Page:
his wny through Vandcrbllt University.
Nothing swerved or daunted him, rebuffs
from prominent astronomers who thought
him only a precocious boy did not dishearten
him, apparently Insurmountable difficulties
only served to sllmulato his determination.
Ho was graduated from tho university In
1SS6, nnd In less than 20 years found himself
ono of tho foremost of tho world's astrono
mers, the discoverer of tho fifth satellite of
Jupiter, and tho recorder of more comets
than any other living man.
Atlantic Cable Took Time
Such well-directed effort Is bound to win
fame, or power, or wealth, or whatever other
goal tho worker has set beforo him. Field
spent 13 years In laying tho Atlantic cable;
Webster gave 36 years to tho compilation of
his dictionary; Bancroft devoted 26 years to
the writing of his "History of tho United
States". It took James Watt 30 years to
bring his condensing engine to perfection.
"There Is no road too long to tho man who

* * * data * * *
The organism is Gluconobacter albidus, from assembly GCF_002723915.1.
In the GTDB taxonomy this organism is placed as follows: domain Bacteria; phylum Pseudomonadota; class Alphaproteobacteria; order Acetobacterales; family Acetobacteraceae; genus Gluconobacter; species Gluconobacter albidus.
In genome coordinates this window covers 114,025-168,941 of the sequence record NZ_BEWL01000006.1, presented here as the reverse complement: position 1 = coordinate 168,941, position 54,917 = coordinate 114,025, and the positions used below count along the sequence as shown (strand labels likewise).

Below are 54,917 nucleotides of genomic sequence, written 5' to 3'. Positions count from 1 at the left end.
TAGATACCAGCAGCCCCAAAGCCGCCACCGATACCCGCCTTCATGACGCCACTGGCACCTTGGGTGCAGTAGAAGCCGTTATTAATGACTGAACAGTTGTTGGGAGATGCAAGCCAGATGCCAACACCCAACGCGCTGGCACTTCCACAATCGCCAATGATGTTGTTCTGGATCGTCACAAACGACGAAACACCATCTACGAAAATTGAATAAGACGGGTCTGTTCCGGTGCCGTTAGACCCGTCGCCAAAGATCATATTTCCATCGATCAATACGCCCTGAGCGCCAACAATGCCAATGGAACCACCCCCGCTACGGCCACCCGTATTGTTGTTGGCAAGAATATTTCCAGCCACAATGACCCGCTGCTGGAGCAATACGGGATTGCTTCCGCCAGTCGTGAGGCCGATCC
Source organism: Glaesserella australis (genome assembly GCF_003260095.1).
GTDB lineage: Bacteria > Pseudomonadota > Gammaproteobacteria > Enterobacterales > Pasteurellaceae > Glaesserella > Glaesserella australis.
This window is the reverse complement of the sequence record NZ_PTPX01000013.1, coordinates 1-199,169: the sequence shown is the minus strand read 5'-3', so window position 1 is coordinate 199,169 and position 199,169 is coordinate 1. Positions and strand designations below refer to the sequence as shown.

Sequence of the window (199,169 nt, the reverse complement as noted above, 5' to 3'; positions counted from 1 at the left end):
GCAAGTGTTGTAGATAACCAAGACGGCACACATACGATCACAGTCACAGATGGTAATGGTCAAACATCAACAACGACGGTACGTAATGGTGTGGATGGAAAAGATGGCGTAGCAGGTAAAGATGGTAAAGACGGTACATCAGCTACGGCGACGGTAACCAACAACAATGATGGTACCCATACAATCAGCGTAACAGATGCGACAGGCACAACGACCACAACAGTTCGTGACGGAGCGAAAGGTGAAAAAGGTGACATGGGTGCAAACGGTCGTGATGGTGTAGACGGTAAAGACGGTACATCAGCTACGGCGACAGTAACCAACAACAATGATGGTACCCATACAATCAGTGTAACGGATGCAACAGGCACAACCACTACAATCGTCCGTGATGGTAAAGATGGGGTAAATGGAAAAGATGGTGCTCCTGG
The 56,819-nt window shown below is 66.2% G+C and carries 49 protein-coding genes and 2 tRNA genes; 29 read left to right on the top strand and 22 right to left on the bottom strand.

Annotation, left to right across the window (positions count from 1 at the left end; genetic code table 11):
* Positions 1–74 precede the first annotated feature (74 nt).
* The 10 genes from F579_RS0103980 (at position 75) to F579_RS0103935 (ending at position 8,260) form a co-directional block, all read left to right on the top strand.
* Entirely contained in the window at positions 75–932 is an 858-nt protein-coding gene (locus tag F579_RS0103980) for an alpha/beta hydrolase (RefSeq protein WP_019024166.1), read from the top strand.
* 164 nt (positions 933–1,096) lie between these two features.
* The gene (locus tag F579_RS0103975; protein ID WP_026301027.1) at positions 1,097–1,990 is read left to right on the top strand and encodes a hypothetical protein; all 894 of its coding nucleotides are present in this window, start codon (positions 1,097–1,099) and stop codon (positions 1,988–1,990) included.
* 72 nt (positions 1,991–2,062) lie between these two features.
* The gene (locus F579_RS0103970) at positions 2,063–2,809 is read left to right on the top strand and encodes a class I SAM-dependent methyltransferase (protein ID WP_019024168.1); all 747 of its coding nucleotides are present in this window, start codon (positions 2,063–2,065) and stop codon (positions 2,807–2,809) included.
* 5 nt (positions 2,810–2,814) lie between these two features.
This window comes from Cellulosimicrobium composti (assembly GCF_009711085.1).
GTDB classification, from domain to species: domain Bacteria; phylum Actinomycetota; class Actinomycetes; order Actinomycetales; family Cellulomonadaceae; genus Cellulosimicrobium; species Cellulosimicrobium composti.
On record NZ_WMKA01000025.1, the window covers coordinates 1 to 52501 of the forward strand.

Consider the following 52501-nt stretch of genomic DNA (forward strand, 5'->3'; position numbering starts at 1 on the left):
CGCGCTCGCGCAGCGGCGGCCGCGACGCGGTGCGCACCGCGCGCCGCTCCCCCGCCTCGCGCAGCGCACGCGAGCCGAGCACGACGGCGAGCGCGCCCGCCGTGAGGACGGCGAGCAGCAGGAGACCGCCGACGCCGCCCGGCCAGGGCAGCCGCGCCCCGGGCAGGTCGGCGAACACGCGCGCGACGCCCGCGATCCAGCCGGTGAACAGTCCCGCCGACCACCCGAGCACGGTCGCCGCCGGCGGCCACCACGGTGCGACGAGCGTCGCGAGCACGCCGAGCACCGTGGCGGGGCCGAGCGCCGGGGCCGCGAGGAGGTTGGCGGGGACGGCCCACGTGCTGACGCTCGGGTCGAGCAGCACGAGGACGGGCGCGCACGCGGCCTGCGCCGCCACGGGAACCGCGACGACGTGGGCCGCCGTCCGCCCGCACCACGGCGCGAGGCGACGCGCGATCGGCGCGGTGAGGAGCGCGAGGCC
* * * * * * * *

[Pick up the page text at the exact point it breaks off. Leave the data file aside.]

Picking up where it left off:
advances deliberately nnd without undue
haste; there are no honors too distant to tho
man who prepares himself for them with
patience," said Ta Bruycre.
John B. Hcrreshoff, tho designer of tho in
vincible yachts which havo held tho coveted
"Challengo Cup" on tho American side of tho
Atlantic, was born blind. While still a boy
ho determined not to let tho terrible afflic
tion cheat him out of a successful life. Ho
viould not allow It oven to handicap him.
Tho business ho choso seems tho last
ono that n blind man should attempt. At tho
ago of 11 ho was learning tho lines of a boat
by tho sense of touch. Soon afterward ho
began lo mako models. Ho quickly learned
to select material by running his hand over
It, and a defectlvo beam or plank never
escaped detection. Beginning In a modest
way, ho mado rowboats and sailing craft of
small and simple pattern. He laid It down
as a rule never to excuse himself, never to
give way to a difficulty, never to accept a
problem as Insoluble, but to think nnd work
until every obstacle was overcome.
Nothing worthy can bo accomplished by
tho man who simply drifts. Thousands of
life-failures may be thus accounted for every
year tho men who never decide, only drift.
They wero born Into the world without any
conscious effort on their own part, and they
wish to continue to the end with just as
much case. So they dodge difficulties and
evade responsibilities; nothing Is so distaste